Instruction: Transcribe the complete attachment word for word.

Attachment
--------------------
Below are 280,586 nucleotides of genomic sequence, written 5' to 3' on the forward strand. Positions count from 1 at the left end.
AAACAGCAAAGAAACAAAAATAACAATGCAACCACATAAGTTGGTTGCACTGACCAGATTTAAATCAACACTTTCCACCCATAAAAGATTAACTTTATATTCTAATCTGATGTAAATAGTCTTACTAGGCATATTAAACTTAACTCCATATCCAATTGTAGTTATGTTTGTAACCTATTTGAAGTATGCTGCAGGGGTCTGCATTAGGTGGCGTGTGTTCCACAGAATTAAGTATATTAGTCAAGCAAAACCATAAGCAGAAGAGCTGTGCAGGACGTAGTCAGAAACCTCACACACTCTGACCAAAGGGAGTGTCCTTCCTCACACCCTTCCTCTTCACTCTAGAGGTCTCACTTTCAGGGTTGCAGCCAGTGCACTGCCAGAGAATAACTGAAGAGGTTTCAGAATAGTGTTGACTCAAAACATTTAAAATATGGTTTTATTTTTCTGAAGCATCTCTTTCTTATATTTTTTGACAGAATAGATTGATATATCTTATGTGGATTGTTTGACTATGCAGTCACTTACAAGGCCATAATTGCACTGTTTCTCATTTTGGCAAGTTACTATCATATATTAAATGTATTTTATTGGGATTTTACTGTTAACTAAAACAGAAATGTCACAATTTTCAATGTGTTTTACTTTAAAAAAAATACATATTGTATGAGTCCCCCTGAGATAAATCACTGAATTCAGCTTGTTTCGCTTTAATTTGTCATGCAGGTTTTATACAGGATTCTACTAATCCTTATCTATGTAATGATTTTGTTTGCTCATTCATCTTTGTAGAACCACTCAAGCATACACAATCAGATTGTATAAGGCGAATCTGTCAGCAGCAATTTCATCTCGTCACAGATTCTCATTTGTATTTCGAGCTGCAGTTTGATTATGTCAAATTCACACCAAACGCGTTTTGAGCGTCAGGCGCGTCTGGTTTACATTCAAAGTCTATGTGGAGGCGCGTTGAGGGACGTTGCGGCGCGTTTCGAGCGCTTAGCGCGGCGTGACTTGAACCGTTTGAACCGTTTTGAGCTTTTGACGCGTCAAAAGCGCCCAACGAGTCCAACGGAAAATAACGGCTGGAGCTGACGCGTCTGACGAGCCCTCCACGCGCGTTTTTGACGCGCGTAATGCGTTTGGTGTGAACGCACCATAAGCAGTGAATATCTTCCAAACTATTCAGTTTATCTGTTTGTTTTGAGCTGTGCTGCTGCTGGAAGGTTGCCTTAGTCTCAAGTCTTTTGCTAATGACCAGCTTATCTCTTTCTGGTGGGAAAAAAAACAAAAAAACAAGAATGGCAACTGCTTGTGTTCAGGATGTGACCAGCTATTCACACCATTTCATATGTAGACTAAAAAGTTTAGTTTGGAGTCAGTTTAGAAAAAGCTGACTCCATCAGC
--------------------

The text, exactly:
Below are 280,586 nucleotides of genomic sequence, written 5' to 3' on the forward strand. Positions count from 1 at the left end.
AAACAGCAAAGAAACAAAAATAACAATGCAACCACATAAGTTGGTTGCACTGACCAGATTTAAATCAACACTTTCCACCCATAAAAGATTAACTTTATATTCTAATCTGATGTAAATAGTCTTACTAGGCATATTAAACTTAACTCCATATCCAATTGTAGTTATGTTTGTAACCTATTTGAAGTATGCTGCAGGGGTCTGCATTAGGTGGCGTGTGTTCCACAGAATTAAGTATATTAGTCAAGCAAAACCATAAGCAGAAGAGCTGTGCAGGACGTAGTCAGAAACCTCACACACTCTGACCAAAGGGAGTGTCCTTCCTCACACCCTTCCTCTTCACTCTAGAGGTCTCACTTTCAGGGTTGCAGCCAGTGCACTGCCAGAGAATAACTGAAGAGGTTTCAGAATAGTGTTGACTCAAAACATTTAAAATATGGTTTTATTTTTCTGAAGCATCTCTTTCTTATATTTTTTGACAGAATAGATTGATATATCTTATGTGGATTGTTTGACTATGCAGTCACTTACAAGGCCATAATTGCACTGTTTCTCATTTTGGCAAGTTACTATCATATATTAAATGTATTTTATTGGGATTTTACTGTTAACTAAAACAGAAATGTCACAATTTTCAATGTGTTTTACTTTAAAAAAAATACATATTGTATGAGTCCCCCTGAGATAAATCACTGAATTCAGCTTGTTTCGCTTTAATTTGTCATGCAGGTTTTATACAGGATTCTACTAATCCTTATCTATGTAATGATTTTGTTTGCTCATTCATCTTTGTAGAACCACTCAAGCATACACAATCAGATTGTATAAGGCGAATCTGTCAGCAGCAATTTCATCTCGTCACAGATTCTCATTTGTATTTCGAGCTGCAGTTTGATTATGTCAAATTCACACCAAACGCGTTTTGAGCGTCAGGCGCGTCTGGTTTACATTCAAAGTCTATGTGGAGGCGCGTTGAGGGACGTTGCGGCGCGTTTCGAGCGCTTAGCGCGGCGTGACTTGAACCGTTTGAACCGTTTTGAGCTTTTGACGCGTCAAAAGCGCCCAACGAGTCCAACGGAAAATAACGGCTGGAGCTGACGCGTCTGACGAGCCCTCCACGCGCGTTTTTGACGCGCGTAATGCGTTTGGTGTGAACGCACCATAAGCAGTGAATATCTTCCAAACTATTCAGTTTATCTGTTTGTTTTGAGCTGTGCTGCTGCTGGAAGGTTGCCTTAGTCTCAAGTCTTTTGCTAATGACCAGCTTATCTCTTTCTGGTGGGAAAAAAAACAAAAAAACAAGAATGGCAACTGCTTGTGTTCAGGATGTGACCAGCTATTCACACCATTTCATATGTAGACTAAAAAGTTTAGTTTGGAGTCAGTTTAGAAAAAGCTGACTCCATCAGC